Cat got your tongue Pffft? ;-o

  54. 55
    whatsmyname says:

    RE: wreckingbull @ 47 – It is OK to go against the grain of vapid RE cheer-leading. Just as it is OK to go against the grain of 20 cents on the dollar, Great ARM Reset, Inventory Tsunami, Chinese Exit disaster perma-bearism.

    It is also OK to dabble in REIC conspiracy theorism, and call out any information not suiting your agenda as “propaganda”. In fact, it’s entertaining. I think I will never forget a certain someone’s indictment of Deerhawk for the dastardly “sounding reasonable”. That is surely the kind of intellectual “counterbalance” some people really value.

  55. 56

    RE: Kary L. Krismer @ 28
    The Traffic is Light and Air is Clean in Kansas City

    The tourism in Kansas is Old Town Western venues, Dinosaur Amusement Parks, the Kansas City sport teams, and the ribs and steaks there are to die for…plenty to do and light traffic to make you smile in their mostly sunny days and mild temperatures. The oak trees are plentiful [more trees there than here?] beautiful too. The rivers are plentiful there too…

    The hotels are cheaper there too, much cheaper. So are the rental cars. Once you tried it you’ll never want to go back to smoky skies and OVERPOPULATION.

  56. 57

    RE: David @ 42
    Give ‘Em Slack David

    They have no agenda and we do. Name calling is not an agenda either.

  57. 58

    RE: Kary L. Krismer @ 30
    Great Article Kary

    Good journalistic detective work! The credit bureaus are a vital part of the Open Border Party organized crime establishment allowing duplicate Social Security Number identity fraud too…add in our own federal government Social Security Agency too….let’s not fool anyone, they know its going on too, but only “brainlessly” encourage it.

    No wonder the Open Border Party cringes and howls whenever eVerify [all American job applicants must be checked for SSN duplication] is mentioned….LOL…..my gosh its only current attorney laws on the books to fight identity fraud felonies ;-0

    You get it…thanks Kary for the URL!

  58. 59
    Greg says:

    By Kary L. Krismer @ 29:

    Here’s an interesting look into the minds of partisan hacks, like pfft/greg, who in a recent thread called me a liar for pointing out that we had a thread go over 100 posts without venturing into politics. .

    Well you just lied Kary.

    I was not part of any discussion relating to 100 posts…
    Thus claiming I called you liar, is a lie.

    Frankly your more of a fool than a liar. A hypothetical foolish old man…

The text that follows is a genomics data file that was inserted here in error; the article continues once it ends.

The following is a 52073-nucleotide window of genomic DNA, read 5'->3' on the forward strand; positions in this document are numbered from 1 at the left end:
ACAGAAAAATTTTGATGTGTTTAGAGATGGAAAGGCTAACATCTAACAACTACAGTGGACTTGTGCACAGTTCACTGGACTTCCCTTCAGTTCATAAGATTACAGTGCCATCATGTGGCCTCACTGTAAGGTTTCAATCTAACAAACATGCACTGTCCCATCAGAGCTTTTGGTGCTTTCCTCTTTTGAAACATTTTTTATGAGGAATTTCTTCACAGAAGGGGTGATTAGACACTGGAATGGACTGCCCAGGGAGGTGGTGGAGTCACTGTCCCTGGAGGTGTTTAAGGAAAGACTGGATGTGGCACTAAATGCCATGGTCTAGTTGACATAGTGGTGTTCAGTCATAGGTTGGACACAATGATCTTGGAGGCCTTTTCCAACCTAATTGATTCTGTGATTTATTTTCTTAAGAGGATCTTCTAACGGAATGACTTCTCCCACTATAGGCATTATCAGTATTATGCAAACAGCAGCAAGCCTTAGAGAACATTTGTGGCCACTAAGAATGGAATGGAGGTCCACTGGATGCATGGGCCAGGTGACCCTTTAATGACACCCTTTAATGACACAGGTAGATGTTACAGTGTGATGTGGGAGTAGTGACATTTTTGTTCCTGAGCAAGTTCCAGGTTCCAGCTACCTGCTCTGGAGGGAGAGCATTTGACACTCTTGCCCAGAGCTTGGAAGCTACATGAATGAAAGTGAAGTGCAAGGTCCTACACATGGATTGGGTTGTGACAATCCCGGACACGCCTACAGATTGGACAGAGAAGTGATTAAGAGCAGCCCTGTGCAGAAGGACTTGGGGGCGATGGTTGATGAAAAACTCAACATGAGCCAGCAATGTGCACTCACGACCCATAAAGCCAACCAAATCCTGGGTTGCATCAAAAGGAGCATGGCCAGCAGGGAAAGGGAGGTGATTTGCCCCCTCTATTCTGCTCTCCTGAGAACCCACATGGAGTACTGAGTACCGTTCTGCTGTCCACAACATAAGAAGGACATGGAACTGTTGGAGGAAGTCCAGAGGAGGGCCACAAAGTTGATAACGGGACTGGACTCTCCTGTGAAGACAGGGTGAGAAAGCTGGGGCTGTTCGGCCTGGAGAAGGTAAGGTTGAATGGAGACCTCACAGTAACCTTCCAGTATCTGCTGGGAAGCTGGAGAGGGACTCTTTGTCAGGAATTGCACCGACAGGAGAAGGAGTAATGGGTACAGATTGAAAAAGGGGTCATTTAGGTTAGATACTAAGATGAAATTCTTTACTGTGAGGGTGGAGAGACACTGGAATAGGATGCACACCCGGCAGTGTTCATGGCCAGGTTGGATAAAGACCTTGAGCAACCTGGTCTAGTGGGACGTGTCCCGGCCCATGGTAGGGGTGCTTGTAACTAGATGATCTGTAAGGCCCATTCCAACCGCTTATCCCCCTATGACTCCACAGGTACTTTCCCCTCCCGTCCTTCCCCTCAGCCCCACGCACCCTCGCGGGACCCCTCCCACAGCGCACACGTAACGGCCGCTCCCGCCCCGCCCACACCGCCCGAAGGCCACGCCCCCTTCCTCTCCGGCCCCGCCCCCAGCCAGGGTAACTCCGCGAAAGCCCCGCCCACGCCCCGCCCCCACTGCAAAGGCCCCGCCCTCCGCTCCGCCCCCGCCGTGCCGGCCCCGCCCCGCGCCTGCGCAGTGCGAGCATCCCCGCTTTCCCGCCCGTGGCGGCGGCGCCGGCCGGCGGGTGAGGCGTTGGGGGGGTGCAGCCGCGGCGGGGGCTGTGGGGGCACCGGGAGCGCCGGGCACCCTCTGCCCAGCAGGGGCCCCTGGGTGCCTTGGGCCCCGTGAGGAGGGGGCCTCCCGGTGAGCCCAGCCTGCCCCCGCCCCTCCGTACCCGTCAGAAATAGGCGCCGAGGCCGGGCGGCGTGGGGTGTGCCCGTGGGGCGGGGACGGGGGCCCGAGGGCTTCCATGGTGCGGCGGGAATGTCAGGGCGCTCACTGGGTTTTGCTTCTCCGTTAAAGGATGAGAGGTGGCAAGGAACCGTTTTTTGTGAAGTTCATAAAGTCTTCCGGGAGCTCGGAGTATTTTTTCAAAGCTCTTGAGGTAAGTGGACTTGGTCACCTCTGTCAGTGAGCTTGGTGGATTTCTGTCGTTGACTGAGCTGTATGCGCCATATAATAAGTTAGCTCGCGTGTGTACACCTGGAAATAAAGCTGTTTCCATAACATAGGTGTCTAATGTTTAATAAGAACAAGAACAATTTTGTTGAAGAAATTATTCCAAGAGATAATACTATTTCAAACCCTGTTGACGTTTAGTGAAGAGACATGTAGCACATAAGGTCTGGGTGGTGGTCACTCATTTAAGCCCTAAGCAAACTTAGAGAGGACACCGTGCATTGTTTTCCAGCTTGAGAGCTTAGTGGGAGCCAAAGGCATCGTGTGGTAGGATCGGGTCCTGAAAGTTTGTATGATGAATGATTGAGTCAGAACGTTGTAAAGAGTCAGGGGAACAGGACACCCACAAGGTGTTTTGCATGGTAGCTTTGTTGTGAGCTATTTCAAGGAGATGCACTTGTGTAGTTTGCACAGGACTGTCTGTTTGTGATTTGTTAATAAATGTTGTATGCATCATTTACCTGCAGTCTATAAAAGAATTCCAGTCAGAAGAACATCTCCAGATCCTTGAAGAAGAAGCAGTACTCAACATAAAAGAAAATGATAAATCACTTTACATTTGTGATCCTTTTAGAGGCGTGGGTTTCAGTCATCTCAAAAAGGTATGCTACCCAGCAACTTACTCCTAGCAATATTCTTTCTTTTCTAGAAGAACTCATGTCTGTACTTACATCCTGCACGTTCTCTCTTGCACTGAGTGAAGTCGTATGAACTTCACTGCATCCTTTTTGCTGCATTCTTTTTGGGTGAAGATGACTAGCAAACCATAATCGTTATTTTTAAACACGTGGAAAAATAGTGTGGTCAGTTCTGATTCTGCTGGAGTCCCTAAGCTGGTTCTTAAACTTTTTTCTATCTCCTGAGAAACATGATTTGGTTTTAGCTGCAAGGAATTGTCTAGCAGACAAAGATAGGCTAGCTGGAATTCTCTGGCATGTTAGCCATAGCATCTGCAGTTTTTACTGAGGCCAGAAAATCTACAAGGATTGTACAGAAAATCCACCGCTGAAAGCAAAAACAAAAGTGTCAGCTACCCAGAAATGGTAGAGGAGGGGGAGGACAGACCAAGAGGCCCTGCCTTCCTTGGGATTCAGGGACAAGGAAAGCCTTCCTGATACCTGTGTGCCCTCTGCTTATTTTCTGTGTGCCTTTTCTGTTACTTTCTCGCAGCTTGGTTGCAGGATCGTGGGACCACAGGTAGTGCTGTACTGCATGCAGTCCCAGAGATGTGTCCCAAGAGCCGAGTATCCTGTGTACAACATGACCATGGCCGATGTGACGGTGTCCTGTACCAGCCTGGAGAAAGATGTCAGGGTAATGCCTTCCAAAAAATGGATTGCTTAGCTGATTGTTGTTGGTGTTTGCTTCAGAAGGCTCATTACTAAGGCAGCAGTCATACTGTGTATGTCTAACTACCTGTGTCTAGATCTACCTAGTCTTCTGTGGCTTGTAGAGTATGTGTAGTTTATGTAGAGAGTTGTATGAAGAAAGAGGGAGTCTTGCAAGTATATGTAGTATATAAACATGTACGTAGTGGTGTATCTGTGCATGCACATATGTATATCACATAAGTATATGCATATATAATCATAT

59. 60
    Erik says:

    RE: Kary L. Krismer @ 51
    Ray understands I think, he was just trying to make you look bad. Ray told me to get a becu heloc and keep buying good investments. Now that I have becu helocs, I understand your position. I haven’t touched any of my heloc money yet, but I have a lot of it accessible. So yah, I’m not paying any interest and I have the money waiting if I need it or stumble on a really good deal.

    You were focused on cash flow as opposed to gambling on prices going up. You are closer to retirement than me, so that makes sense to reduce your risk. I can see why you made the decision you did especially since you said it was an older house. If you had multiple rentals already, managing risk looks a little different, but the same concept applies of focusing on cash flow. For me, security is selling rentals with more equity to pay off or pay down and recasting other mortgages to create cash flow. Having both rental income and earned income is much less risky than relying on earned income.

  60. 61

    RE: Greg @ 59 – There is a greg, lower cap who almost certainly is pfft. I’ve yet to decide if you are pfft too. pfft/greg refers to the one entity. If I decide you too are likely pfft, then it would be pfft/greg/Greg.

  61. 62
    Erik says:

    RE: softwarengineer @ 52
    Yep. Buy, rent out, then sell. Now the big question is, do you keep the profits in cash, apply it to pay off another mortgage, do a 1031 exchange for a multifamily, or invest the money in the stock market. That’s been my big dilemma lately.

  62. 63

    By Erik @ 60:

    RE: Kary L. Krismer @ 51
    Ray understands I think, he was just trying to make you look bad..

    Which sort of backfired on him since it showed not only did he now know what a HELOC was, but also that he didn’t know how to do the basic agent task of reading a Realist report. He also thought my seller’s mortgage debt was my mortgage debt. A very rookie mistake.